Plancha bills itself as “educated street food.” The concept fuses the cuisines of the western Mediterranean to create healthy, convenient and tasty meals.
Almost everything is made from scratch in house, including flatbreads baked in a brick oven. The menu is divided up into breakfasts, flatbreads, and “plunch box” salads, available as combos and with a range of additions.
The oven is in an open kitchen area behind the cash where orders are placed, and picked up when your name is called. The relatively compact cafe is decked out in Mediterranean inspired tiling and colourful hanging lights, with huge windows on two sides.
Sultan’s Gift ($9.79) is a breakfast dish of grass-fed yogurt with a rainbow of toppings.
Moroccan mint, organic banana and a mixed berry sauce work especially well, complementing the yogurt’s sourness.
Planchuka ($10.95) is a breakfast flatbread inspired by shakshuka, the bread and tomatoes bursting with freshness. For all flatbreads you have a choice between a fresh house baked Moroccan flatbread, ancient durum or organic spelt base.
Topped with grilled eggplant and organic mixed greens, sub the organic eggs for scrambled tofu and leave off the goat cheese for a vegan version. Most flatbreads get a generous finishing drizzle of tahini.
Wild mushroom soup ($7.25) is one of two daily vegan and dairy free options. Made with local Ontario oyster, king, and porcini mushrooms, kale, ginger and turmeric, and served with spelt flatbread, it seems like it’d be perfect if you feel a cold coming on.
The 12:10 to Marrakech ($12.75) is topped with organic chicken cooked on the nominal plancha, tomato bruschetta and ras el hanout, almost like a classic Toronto shawarma pizza taken to the next level.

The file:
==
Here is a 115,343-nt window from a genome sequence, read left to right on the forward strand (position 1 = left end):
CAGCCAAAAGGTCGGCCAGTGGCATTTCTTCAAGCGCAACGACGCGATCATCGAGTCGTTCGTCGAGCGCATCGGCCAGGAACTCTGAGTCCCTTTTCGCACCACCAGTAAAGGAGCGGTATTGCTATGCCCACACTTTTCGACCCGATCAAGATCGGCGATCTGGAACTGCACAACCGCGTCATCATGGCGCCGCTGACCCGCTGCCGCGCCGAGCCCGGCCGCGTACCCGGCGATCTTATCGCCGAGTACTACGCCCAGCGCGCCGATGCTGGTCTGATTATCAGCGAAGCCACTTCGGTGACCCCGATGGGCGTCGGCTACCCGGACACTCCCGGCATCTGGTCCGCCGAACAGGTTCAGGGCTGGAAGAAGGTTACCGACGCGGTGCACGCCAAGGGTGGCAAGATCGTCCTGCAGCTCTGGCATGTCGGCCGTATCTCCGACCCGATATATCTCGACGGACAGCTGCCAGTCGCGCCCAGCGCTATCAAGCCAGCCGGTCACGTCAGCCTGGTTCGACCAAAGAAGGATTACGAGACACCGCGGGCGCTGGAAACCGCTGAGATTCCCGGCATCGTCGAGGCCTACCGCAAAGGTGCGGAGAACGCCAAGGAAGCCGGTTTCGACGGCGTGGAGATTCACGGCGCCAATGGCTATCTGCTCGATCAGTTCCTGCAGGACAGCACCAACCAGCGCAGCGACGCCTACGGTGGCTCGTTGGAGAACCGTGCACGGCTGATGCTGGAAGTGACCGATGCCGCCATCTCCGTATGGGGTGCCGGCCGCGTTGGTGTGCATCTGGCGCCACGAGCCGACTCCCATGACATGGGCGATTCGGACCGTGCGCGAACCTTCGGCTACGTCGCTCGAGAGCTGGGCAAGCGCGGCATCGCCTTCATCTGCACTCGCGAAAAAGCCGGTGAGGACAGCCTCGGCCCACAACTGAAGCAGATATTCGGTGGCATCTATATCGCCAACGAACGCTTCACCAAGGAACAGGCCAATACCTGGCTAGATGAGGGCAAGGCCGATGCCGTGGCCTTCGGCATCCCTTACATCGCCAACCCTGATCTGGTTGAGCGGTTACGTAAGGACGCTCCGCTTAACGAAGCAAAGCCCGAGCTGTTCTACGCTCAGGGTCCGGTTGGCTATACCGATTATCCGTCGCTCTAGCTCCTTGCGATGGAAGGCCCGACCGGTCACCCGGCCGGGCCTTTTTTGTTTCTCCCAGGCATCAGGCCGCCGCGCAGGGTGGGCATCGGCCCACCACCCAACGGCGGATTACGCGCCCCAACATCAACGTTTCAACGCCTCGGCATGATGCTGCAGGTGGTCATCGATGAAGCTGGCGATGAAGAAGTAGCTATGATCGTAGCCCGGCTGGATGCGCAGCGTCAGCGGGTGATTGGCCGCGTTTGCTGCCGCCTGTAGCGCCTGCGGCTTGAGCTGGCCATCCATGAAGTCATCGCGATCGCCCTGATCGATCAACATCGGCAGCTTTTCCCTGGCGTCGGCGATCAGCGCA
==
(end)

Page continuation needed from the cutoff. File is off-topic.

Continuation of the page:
God’s Land ($10.75) tops organic lettuce with chili and maple glazed sweet potato, multi-coloured carrots, crunchy walnuts and celeriac, cherry tomatoes, black turtle beans and medjool dates.
It’s dressed with delicate lavender vinaigrette, balsamic and date honey, and we add an egg for extra creaminess and protein. “God’s Land” refers to the ancient Egyptian ancestral homeland and trading centre.
Happy Therapy ($10.55) is full of textures, loaded with crispy cumin and lemon roasted cauliflower, creamy avocado, tart thinly sliced apple, yummy roast parsnip chunks and crunchy shredded red cabbage, finished with lime, blossom honey and bee pollen paste and jasmine dressing.
Anything on the menu can be made into a combo with a side and a delicious house lemonade or flavoured iced tea for $4.25.
Takeout lids have stickers explaining the inspiration and history behind each dish.
Benny Cohen, who co-owns the spot with wife Noa, also fresh bakes traditional pastries like babka and maamoul.